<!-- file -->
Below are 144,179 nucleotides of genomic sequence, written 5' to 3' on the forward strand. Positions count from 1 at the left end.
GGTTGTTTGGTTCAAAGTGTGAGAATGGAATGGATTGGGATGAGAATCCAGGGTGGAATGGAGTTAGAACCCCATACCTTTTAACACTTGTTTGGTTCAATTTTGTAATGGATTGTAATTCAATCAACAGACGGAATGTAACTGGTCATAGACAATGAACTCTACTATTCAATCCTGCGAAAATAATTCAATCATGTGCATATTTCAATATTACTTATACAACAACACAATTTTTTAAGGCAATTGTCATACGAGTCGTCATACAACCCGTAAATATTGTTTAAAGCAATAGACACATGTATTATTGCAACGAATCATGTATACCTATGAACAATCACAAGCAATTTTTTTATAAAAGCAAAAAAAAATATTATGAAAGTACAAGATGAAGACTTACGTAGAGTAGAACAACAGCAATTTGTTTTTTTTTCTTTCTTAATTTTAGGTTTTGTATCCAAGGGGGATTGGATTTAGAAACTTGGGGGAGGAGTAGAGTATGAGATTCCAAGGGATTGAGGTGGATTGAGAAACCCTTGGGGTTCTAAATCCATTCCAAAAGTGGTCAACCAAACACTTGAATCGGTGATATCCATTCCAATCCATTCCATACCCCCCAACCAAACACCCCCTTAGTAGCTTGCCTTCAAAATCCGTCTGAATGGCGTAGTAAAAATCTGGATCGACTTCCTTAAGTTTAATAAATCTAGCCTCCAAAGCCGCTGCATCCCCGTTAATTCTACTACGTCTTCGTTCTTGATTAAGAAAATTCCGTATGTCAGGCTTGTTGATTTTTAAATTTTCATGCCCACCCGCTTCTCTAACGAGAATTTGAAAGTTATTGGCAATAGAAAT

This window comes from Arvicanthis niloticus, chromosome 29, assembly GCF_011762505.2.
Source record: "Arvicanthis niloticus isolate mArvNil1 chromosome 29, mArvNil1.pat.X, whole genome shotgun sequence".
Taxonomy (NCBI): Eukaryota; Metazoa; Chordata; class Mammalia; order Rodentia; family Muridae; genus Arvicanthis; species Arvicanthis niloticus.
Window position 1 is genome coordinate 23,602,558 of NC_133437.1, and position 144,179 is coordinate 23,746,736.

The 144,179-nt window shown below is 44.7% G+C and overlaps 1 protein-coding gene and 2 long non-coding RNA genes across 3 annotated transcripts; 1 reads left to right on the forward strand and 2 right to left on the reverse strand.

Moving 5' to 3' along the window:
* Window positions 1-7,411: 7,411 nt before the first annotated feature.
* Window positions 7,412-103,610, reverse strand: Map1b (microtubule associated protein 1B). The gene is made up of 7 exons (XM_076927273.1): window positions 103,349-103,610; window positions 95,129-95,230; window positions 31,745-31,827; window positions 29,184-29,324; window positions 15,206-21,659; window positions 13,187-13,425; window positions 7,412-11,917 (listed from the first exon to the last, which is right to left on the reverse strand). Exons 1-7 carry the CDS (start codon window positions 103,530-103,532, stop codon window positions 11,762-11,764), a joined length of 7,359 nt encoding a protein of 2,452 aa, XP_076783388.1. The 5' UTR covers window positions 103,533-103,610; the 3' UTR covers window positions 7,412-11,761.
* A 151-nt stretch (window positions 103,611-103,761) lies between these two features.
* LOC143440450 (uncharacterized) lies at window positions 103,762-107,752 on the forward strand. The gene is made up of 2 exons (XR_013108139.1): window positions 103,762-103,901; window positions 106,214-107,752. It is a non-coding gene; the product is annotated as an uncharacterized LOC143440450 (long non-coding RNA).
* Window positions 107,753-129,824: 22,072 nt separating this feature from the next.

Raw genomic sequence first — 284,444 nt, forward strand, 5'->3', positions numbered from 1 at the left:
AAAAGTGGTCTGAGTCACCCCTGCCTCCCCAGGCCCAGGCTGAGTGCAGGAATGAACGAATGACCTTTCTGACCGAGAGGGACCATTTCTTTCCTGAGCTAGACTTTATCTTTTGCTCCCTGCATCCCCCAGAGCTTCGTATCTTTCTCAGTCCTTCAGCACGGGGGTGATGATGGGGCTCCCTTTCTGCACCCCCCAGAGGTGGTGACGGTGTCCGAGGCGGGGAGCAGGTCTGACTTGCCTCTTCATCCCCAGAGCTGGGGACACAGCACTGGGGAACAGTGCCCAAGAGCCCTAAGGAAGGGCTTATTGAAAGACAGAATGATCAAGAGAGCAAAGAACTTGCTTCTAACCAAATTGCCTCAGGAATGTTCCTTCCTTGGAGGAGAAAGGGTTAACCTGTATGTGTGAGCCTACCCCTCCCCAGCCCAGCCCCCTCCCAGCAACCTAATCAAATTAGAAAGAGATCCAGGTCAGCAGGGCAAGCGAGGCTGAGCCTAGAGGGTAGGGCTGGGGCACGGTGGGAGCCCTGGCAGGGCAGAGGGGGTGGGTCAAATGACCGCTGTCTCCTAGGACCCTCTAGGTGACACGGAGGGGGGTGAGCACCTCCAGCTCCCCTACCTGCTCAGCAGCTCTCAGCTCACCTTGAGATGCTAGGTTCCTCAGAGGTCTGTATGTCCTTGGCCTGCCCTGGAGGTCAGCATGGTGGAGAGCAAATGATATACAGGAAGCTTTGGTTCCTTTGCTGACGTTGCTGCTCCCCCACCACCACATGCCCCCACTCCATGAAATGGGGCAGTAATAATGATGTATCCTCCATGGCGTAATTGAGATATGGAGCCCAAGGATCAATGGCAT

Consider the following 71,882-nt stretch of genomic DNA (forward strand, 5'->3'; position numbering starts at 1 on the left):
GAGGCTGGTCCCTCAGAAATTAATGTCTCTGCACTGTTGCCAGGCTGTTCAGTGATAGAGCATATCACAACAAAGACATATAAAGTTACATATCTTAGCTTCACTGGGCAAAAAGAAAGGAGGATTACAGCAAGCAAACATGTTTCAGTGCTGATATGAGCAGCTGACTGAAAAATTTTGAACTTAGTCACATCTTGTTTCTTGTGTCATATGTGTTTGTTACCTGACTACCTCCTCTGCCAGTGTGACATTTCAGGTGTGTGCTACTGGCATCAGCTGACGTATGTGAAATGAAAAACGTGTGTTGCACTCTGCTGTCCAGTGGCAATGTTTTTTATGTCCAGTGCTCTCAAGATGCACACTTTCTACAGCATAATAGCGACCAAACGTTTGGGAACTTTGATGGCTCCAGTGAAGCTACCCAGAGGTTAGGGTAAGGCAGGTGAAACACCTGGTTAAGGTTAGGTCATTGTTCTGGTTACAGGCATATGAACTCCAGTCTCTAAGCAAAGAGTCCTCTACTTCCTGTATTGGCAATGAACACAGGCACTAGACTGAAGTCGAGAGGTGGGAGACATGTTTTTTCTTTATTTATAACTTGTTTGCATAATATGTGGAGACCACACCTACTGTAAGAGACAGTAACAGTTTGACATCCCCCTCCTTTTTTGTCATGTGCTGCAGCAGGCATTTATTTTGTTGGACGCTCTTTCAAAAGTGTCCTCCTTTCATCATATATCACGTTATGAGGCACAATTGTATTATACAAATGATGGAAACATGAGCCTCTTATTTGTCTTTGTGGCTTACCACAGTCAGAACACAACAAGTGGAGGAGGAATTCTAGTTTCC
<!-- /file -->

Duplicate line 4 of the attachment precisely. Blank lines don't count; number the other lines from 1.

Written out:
Source record: "Arvicanthis niloticus isolate mArvNil1 chromosome 29, mArvNil1.pat.X, whole genome shotgun sequence".